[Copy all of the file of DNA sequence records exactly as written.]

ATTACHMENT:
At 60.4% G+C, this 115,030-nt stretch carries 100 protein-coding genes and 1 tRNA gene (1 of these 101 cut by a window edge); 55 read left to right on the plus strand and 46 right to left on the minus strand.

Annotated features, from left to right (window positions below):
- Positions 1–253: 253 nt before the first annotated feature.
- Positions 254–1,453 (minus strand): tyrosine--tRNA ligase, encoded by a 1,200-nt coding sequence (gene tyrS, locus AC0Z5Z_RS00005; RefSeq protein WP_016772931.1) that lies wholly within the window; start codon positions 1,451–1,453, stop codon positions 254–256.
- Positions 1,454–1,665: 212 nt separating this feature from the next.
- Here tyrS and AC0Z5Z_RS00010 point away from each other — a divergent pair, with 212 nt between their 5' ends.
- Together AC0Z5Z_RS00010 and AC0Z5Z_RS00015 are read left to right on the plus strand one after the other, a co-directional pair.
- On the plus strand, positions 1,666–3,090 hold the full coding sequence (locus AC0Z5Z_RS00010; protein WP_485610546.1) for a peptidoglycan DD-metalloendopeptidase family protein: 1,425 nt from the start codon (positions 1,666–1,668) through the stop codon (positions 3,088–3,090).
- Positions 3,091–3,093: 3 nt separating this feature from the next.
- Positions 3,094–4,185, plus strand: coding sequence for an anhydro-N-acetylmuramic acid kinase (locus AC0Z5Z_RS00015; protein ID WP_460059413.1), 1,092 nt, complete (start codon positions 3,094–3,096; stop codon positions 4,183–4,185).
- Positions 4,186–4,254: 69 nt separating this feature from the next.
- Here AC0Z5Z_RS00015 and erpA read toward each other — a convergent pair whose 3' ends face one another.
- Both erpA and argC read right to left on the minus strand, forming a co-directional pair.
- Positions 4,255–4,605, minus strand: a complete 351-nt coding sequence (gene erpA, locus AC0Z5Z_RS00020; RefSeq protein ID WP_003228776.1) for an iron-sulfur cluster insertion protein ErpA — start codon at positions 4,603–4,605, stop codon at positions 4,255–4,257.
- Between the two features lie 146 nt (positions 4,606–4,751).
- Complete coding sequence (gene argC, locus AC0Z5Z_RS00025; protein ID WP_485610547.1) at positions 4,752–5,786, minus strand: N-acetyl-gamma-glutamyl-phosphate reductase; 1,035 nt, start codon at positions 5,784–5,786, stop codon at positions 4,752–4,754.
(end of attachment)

At 60.4% G+C, this 115,030-nt stretch carries 100 protein-coding genes and 1 tRNA gene (1 of these 101 cut by a window edge); 55 read left to right on the plus strand and 46 right to left on the minus strand.

Annotated features, from left to right (window positions below):
- Positions 1–253: 253 nt before the first annotated feature.
- Positions 254–1,453 (minus strand): tyrosine--tRNA ligase, encoded by a 1,200-nt coding sequence (gene tyrS, locus AC0Z5Z_RS00005; RefSeq protein WP_016772931.1) that lies wholly within the window; start codon positions 1,451–1,453, stop codon positions 254–256.
- Positions 1,454–1,665: 212 nt separating this feature from the next.
- Here tyrS and AC0Z5Z_RS00010 point away from each other — a divergent pair, with 212 nt between their 5' ends.
- Together AC0Z5Z_RS00010 and AC0Z5Z_RS00015 are read left to right on the plus strand one after the other, a co-directional pair.
- On the plus strand, positions 1,666–3,090 hold the full coding sequence (locus AC0Z5Z_RS00010; protein WP_485610546.1) for a peptidoglycan DD-metalloendopeptidase family protein: 1,425 nt from the start codon (positions 1,666–1,668) through the stop codon (positions 3,088–3,090).
- Positions 3,091–3,093: 3 nt separating this feature from the next.
- Positions 3,094–4,185, plus strand: coding sequence for an anhydro-N-acetylmuramic acid kinase (locus AC0Z5Z_RS00015; protein ID WP_460059413.1), 1,092 nt, complete (start codon positions 3,094–3,096; stop codon positions 4,183–4,185).
- Positions 4,186–4,254: 69 nt separating this feature from the next.
- Here AC0Z5Z_RS00015 and erpA read toward each other — a convergent pair whose 3' ends face one another.
- Both erpA and argC read right to left on the minus strand, forming a co-directional pair.
- Positions 4,255–4,605, minus strand: a complete 351-nt coding sequence (gene erpA, locus AC0Z5Z_RS00020; RefSeq protein ID WP_003228776.1) for an iron-sulfur cluster insertion protein ErpA — start codon at positions 4,603–4,605, stop codon at positions 4,255–4,257.
- Between the two features lie 146 nt (positions 4,606–4,751).
- Complete coding sequence (gene argC, locus AC0Z5Z_RS00025; protein ID WP_485610547.1) at positions 4,752–5,786, minus strand: N-acetyl-gamma-glutamyl-phosphate reductase; 1,035 nt, start codon at positions 5,784–5,786, stop codon at positions 4,752–4,754.